Australian radiation therapists rank technology-related research as most important to radiation therapy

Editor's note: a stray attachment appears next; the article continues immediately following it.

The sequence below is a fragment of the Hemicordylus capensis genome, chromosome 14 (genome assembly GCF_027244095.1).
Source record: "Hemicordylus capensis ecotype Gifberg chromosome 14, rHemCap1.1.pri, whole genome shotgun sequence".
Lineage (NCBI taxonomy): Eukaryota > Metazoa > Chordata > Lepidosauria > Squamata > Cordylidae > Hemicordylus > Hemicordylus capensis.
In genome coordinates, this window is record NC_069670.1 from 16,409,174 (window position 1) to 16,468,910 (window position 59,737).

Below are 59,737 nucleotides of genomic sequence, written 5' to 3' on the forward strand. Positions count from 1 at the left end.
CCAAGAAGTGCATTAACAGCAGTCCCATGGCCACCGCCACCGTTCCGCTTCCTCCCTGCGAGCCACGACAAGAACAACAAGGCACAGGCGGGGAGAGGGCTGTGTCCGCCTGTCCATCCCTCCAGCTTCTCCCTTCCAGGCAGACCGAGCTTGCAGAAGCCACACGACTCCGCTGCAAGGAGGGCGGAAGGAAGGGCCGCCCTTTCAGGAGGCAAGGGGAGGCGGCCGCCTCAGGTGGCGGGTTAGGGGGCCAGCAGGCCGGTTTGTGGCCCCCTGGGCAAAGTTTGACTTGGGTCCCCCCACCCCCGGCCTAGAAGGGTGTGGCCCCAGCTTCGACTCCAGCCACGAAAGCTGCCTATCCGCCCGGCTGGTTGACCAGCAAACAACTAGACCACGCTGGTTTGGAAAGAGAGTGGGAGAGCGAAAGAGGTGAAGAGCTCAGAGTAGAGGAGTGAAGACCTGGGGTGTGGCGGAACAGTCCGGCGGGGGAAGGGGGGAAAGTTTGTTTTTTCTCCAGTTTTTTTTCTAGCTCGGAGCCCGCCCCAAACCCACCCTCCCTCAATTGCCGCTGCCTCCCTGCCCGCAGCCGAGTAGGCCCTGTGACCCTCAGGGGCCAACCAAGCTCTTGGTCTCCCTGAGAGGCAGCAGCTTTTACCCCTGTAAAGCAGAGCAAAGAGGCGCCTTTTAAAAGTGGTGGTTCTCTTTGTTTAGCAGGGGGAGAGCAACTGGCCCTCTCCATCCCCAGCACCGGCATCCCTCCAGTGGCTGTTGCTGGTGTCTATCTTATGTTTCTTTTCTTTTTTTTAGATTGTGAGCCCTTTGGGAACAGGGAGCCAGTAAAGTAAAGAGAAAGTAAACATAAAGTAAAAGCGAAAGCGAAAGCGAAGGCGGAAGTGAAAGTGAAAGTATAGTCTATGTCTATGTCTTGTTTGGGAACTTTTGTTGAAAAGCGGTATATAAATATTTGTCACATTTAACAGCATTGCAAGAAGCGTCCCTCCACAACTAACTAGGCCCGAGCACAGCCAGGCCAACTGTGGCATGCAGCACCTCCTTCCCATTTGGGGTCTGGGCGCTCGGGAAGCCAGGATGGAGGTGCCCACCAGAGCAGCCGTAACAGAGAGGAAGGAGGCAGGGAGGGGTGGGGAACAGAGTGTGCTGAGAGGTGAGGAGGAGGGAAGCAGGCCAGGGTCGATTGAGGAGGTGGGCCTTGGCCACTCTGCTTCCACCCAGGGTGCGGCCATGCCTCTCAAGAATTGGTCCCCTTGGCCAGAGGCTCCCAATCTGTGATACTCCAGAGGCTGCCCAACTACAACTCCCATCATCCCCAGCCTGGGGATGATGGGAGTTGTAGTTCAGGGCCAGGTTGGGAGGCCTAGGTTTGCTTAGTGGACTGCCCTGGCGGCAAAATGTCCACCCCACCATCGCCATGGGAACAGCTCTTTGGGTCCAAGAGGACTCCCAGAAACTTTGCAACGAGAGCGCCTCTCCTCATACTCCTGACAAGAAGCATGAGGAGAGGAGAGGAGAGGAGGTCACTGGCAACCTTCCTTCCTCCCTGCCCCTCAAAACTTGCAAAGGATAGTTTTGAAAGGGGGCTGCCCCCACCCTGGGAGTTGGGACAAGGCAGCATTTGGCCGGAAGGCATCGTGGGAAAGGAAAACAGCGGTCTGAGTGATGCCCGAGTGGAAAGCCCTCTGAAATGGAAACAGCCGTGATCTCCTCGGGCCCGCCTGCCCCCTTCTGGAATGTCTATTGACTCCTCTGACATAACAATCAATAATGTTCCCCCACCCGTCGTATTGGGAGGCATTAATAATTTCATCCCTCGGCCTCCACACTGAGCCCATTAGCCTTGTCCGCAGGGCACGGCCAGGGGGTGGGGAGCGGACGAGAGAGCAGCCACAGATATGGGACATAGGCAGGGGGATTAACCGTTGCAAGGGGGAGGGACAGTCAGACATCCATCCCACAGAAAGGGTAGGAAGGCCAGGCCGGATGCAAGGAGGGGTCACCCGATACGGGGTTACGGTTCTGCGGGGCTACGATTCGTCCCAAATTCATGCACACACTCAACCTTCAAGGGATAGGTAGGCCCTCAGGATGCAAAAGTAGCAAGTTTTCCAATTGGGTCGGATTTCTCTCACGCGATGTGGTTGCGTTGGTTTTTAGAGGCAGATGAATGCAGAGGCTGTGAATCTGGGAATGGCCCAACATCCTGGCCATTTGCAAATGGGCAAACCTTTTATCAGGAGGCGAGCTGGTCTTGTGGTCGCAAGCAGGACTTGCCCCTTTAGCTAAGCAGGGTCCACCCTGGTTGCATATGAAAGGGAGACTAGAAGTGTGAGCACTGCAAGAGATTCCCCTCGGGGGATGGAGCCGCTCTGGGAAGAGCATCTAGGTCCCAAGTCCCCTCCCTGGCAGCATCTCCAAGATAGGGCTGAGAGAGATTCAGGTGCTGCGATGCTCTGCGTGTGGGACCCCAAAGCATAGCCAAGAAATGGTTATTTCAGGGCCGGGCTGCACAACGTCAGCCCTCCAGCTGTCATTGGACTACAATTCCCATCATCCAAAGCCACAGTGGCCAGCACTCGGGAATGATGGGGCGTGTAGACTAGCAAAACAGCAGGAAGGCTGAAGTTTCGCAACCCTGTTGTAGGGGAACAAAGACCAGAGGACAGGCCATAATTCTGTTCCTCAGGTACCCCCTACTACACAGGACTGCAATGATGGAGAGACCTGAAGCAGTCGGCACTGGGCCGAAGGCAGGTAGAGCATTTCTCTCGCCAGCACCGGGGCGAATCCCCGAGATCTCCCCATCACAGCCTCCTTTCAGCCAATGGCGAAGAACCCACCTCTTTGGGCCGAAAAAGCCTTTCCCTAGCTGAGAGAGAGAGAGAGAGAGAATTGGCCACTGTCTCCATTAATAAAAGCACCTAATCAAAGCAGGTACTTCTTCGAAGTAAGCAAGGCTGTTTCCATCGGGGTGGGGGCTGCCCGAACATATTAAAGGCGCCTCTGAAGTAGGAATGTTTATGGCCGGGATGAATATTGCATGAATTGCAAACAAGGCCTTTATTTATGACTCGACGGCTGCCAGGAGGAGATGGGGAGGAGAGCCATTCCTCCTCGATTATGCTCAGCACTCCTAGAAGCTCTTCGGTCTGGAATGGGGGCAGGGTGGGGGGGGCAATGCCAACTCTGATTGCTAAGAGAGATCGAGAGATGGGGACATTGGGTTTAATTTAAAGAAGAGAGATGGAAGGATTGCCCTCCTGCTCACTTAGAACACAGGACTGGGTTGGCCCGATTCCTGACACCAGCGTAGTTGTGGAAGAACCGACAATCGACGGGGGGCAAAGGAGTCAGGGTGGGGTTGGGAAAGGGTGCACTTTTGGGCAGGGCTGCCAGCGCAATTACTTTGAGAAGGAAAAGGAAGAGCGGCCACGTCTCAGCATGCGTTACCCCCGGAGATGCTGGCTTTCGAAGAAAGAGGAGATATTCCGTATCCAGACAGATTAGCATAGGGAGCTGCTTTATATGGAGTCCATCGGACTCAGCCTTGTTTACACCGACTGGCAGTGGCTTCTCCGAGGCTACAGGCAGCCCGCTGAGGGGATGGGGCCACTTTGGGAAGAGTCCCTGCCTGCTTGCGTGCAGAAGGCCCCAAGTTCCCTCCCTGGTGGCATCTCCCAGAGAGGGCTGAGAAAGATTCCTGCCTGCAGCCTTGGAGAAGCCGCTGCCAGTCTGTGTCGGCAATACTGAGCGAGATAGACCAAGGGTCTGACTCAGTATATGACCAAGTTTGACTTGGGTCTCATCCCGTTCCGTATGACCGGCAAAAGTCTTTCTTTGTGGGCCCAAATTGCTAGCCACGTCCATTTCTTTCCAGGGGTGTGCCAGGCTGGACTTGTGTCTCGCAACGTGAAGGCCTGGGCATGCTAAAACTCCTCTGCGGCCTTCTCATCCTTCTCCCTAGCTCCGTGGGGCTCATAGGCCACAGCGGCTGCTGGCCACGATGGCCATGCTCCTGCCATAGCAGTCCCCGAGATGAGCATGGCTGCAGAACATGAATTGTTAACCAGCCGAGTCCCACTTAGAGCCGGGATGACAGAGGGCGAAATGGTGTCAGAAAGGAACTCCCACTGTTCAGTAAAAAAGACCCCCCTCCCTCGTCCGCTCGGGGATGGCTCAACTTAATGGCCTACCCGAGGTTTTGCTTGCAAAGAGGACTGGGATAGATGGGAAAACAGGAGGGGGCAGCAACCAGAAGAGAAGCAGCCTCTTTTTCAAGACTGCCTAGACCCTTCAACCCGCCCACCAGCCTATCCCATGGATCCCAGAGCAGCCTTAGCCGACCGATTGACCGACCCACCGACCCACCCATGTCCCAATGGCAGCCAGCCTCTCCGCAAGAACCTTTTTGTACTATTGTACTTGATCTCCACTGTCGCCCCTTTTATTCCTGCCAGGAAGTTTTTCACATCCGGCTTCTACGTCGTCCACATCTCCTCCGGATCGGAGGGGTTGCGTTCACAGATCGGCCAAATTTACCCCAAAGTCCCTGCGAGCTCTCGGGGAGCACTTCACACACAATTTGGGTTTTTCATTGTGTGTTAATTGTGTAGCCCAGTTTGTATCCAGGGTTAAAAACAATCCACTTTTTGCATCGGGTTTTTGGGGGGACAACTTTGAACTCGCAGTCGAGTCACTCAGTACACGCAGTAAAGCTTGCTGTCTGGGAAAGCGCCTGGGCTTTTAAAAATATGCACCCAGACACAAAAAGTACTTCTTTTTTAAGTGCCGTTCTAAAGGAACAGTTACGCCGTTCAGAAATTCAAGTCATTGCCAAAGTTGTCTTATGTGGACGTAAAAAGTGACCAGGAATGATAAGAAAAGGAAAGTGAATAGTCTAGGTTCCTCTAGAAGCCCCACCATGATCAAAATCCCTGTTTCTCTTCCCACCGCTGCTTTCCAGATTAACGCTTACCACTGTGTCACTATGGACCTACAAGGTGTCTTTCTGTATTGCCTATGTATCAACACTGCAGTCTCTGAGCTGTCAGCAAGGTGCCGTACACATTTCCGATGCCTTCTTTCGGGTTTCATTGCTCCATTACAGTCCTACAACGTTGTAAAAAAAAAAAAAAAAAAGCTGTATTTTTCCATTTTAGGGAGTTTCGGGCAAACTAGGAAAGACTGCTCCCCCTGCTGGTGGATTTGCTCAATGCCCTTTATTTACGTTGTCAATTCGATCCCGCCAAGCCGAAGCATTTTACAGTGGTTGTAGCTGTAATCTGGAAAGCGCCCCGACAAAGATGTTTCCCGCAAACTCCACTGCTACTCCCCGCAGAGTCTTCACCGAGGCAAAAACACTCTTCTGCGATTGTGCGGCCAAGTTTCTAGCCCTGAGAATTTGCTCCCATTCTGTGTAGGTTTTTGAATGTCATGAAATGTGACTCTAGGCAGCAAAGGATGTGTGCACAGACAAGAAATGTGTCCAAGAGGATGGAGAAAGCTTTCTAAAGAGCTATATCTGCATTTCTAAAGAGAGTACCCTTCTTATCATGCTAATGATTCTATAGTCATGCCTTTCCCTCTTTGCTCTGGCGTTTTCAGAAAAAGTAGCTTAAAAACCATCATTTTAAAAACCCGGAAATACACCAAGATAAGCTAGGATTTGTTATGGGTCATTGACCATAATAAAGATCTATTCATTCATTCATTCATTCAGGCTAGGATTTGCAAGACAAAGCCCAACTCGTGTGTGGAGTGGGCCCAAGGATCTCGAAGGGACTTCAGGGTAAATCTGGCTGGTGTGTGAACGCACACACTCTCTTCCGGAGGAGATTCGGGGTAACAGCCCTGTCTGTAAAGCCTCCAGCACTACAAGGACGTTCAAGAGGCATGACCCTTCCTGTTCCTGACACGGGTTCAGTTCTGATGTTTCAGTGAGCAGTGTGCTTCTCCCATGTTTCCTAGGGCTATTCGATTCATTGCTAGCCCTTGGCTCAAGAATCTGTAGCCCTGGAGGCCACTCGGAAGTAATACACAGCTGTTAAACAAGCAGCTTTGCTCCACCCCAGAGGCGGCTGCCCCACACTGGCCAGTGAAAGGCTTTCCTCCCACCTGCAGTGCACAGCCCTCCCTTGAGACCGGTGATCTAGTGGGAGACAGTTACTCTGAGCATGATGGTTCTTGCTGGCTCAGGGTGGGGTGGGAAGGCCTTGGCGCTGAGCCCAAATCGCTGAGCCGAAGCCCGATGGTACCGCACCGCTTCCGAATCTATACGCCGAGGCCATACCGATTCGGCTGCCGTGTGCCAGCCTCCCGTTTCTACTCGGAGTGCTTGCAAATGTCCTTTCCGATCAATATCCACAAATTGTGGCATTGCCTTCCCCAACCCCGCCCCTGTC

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Background and purpose: Research is increasingly important in radiation therapy, but radiation therapists (or therapy radiographers) (RTs) are relatively new to research and may have difficulty defining research topics. Our aim was to identify the group interests and focus research priorities of Australian RTs. Although not measured, an additional aim was to make RTs more aware of the relevance of RT research. Materials and methods: An Australia-wide Delphi process was used, examining the problems related to patient care, working with colleagues, and radiotherapy in general, that RTs experienced in their daily work. In an initial study, 374 problems were identified. These were translated into 53 research areas which were prioritised in the second stage of the study. Agreement between groups was analysed using a hierarchical cluster procedure and post hoc Scheffe multiple comparisons.Results: There were three groups of responders with varying degrees of research interest. There was agreed high importance (p > 0.01) for the technical aspects of radiation therapy, such as image guidance, intensity-modulated radiation therapy (IMRT) and patient positioning. There was significant disagreement (p < 0.001 to p = 0.023) between groups on the importance of patient care research. Conclusions: The strong interest in technical research is consistent with the rapid influx of technology, particularly in imaging. The disagreement on patient-related research may be of concern. The list of potential research areas specific to radiation therapy will be useful for new RT researchers to consider.
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